When we saw the house for the first time, two words immediately came to mind: Blank. Slate. Having owned and rehabbed three homes and gardens prior, househunting was a completely different experience. I can easily go onto a property and know exactly what can be done, what needs to be done, and what of that I *want* to do.
I bought my first home as a single woman of a mere 32 years of age...which meant I could easily do things like unload trucks full of cinderblocks, shovel tons and tons of cubic yards of mulch, and other backbreaking activities. But after my herniated disc in my lower back came along a month after my miscarriage six years ago, my entire approach was forced to shift...permanently. Multiple tweaks over the years later has reinforced that, and so with gardening, I need to ensure the DIY'ing I do results in greater accessibility and no residual pain from doing things my body doesn't want to do anymore. And with that, it meant getting creative in building stuff (which I still love to do), moving & lifting stuff, and understanding what the land is (and isn't) capable of.
“I certainly prefer buying new rose-trees to new dresses, if I cannot comfortably have both; and I see a time coming when the passion for my garden will have taken such a hold on me that I shall not only entirely cease buying more clothes, but begin to sell those that I already have.” ~ Elizabeth von Arnim
Being a Pacific Northwesterner, being aware of where rainwater goes is key to smart home ownership. My first home, a 1925 cottage, had a basement and all the fun that comes with learning where the water goes if there's no sump pump or if the landscaping next the house does not direct heavy rains away from it. Our 1940 farmhouse on the coast was fortunately situated at a high enough elevation that we did not have the issue of standing water in our fields as our neighbors a mile away did, so even when it rained 6" in one day, we felt secure - and added 1,000 gallon tank to the barn to take advantage of that rain...and remembered the benefit of elevation after we sold it. When we downsized to the MCM home in the city a couple years ago, we made sure we were at the top of a hill - and immediately replaced the broken sump pump that had come with the house and did a beautiful job keeping the crawlspace dry...yet we were hyperaware that there were roots of a once-grand maple causing it to be mushy in spots, not to mention the topography of the area that meant underground creeks existed below ours and other streets nearby.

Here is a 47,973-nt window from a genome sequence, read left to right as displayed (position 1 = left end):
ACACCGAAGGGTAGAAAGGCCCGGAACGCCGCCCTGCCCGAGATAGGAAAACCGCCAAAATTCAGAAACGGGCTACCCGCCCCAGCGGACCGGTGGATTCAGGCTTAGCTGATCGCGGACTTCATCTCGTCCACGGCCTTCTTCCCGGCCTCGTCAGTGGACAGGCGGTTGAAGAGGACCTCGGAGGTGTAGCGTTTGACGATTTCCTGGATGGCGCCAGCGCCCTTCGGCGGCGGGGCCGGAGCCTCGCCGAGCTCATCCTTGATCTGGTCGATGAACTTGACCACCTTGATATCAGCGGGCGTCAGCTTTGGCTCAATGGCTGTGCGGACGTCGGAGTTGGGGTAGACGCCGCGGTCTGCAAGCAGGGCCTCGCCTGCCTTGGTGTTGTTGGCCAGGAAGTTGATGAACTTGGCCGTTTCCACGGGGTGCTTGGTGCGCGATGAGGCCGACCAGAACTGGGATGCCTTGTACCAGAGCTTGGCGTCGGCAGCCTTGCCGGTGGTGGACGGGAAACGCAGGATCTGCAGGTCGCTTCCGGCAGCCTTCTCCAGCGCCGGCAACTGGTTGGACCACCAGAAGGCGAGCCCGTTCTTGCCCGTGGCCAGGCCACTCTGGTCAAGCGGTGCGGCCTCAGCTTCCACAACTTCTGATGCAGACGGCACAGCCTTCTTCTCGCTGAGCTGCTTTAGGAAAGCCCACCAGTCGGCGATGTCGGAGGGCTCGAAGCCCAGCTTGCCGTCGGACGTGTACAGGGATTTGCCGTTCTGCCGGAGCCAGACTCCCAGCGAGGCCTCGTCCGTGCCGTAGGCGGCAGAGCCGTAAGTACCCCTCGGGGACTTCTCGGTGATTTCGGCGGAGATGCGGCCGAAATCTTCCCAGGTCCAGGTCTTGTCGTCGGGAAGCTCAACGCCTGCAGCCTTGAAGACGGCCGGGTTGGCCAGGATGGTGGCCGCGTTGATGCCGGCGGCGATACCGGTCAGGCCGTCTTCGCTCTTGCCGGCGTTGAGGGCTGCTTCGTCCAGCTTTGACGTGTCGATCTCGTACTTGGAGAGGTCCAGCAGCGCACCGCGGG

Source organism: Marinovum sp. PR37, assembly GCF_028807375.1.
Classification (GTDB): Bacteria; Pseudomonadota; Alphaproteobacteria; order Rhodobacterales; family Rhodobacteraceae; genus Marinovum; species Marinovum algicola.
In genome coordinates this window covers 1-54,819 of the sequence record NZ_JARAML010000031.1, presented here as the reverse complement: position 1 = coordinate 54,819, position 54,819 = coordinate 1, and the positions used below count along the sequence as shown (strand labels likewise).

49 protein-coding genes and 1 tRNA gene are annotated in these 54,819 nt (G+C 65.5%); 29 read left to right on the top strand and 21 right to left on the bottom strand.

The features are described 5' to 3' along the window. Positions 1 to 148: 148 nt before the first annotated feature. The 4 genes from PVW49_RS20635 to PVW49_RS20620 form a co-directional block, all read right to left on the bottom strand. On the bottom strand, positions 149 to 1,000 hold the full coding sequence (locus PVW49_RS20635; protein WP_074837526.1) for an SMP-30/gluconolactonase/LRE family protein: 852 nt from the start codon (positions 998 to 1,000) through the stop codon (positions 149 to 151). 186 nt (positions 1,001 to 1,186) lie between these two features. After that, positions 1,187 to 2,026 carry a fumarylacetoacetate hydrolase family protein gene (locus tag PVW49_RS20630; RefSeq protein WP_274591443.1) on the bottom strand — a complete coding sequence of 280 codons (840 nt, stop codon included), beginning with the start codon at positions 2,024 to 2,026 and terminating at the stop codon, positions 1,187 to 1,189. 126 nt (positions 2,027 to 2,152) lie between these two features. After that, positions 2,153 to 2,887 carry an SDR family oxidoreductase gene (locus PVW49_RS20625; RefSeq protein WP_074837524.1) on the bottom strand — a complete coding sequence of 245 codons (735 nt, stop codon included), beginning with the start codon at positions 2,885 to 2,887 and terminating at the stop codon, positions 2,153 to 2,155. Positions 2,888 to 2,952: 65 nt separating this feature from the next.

And so we took this all into consideration when deciding to move to the Skagit Valley. We'd looked at a rehab-ready old farmhouse next to an organic farm in Bow that seemed NQR when we viewed it - and was confirmed when the old man next door hobbled over with his carer to warn us that the entire property regularly flooded in heavy rains (not often you get that lucky!). We'd looked at houses that would need to be elevated out of the flood zone and we'd looked at houses where the land was far too lumpy or sloped to be easily DIY'd into a safe space....and said no. And we constantly weighed the pros and cons of the noise pollution of being on a busier street (yet being able to walk/bike anywhere) versus being in a quieter area further from the core of town that may have provided peace in some ways (but kept us isolated from the rest of the community due to land size, lack of commuting options, and more reliance on motorized vehicles).